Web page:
Well-Defined Heparin Mimetics Can Inhibit Binding of the Trimeric Spike of SARS-CoV‑2 in a Length-Dependent Manner
SARS-CoV-2 employs heparan sulfate (HS) as an initial cellular attachment factor, and therefore, there is interest in developing heparin as a therapeutic for SARS-CoV-2. The authors describe the preparation of well-defined heparin mimetics by a controlled head-to-tail assembly of Heparan Sulfate oligosaccharides having an alkyne or azide moiety by copper-catalyzed azide-alkyne cycloaddition (CuAAC). Alkyne- and azide-containing sulfated oligosaccharides were prepared from a common precursor by modifying an anomeric linker with 4-pentynoic acid and by enzymatic extension with an N-acetylglucosamine having an azide moiety at C-6 (GlcNAc6N3), respectively, followed by CuAAC. The process of enzymatic extension with GlcNAc6N3 followed by CuAAC with the desired alkyne-containing oligosaccharides could be repeated to give compounds composed of 20 and 27 monosaccharides, respectively.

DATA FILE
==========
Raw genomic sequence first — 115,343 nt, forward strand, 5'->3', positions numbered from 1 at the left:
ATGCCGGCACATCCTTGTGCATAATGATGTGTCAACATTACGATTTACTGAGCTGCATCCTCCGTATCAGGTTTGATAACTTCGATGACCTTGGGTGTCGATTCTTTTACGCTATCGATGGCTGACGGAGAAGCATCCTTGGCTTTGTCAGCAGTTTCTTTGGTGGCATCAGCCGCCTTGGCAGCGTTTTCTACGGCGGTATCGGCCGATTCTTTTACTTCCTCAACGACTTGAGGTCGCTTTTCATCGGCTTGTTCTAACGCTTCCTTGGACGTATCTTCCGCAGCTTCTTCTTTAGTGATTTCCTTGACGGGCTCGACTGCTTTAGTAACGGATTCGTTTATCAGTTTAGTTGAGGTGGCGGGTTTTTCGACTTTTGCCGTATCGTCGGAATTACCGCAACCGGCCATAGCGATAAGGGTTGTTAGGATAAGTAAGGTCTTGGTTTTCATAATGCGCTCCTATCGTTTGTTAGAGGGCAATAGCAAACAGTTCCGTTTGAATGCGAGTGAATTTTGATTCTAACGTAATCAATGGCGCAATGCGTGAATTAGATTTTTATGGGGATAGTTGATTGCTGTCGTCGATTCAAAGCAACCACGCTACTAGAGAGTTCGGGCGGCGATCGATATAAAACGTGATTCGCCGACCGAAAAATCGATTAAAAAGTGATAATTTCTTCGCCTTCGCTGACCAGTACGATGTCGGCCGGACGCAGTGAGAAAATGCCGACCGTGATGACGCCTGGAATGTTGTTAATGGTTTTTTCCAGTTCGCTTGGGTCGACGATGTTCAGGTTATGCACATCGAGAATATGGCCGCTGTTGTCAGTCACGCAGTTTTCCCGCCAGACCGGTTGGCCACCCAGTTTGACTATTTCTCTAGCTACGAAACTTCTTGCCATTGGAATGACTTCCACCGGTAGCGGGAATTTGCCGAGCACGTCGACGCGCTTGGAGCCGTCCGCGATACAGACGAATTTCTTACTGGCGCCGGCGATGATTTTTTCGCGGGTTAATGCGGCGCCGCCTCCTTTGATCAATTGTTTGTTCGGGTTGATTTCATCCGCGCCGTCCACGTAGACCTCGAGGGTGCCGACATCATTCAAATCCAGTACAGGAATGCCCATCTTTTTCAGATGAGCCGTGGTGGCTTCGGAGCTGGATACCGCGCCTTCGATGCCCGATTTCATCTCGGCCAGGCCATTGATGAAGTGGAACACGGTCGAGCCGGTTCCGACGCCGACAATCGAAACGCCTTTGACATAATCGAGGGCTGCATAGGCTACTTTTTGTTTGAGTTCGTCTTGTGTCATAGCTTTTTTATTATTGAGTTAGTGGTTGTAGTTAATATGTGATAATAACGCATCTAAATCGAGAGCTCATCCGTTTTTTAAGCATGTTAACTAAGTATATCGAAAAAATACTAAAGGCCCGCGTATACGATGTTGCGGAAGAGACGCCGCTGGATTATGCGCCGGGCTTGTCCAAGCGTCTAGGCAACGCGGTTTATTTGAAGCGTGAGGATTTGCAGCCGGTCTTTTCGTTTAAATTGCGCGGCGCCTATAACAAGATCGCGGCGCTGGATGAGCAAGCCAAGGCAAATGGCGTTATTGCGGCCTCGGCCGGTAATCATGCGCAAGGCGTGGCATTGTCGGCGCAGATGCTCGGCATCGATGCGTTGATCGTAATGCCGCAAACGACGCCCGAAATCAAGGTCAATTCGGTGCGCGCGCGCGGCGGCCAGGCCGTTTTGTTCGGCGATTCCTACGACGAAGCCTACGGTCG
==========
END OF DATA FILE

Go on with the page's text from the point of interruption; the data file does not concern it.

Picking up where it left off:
The heparin mimetics could inhibit the SARS-CoV-2 spike or RBD binding to immobilized heparin or to Vero E6 cells. The inhibitory potency increased with increasing chain length, and a compound composed of four sulfated hexasaccharides linked by triazoles had a similar potency as unfractionated heparin. Sequence analysis and HS microarray binding studies with a wide range of RBDs of variants of concern indicate that they have maintained HS-binding capabilities and selectivities. The heparin mimetics exhibit no or reduced binding to antithrombin-III and platelet factor 4, respectively, associated with side effects.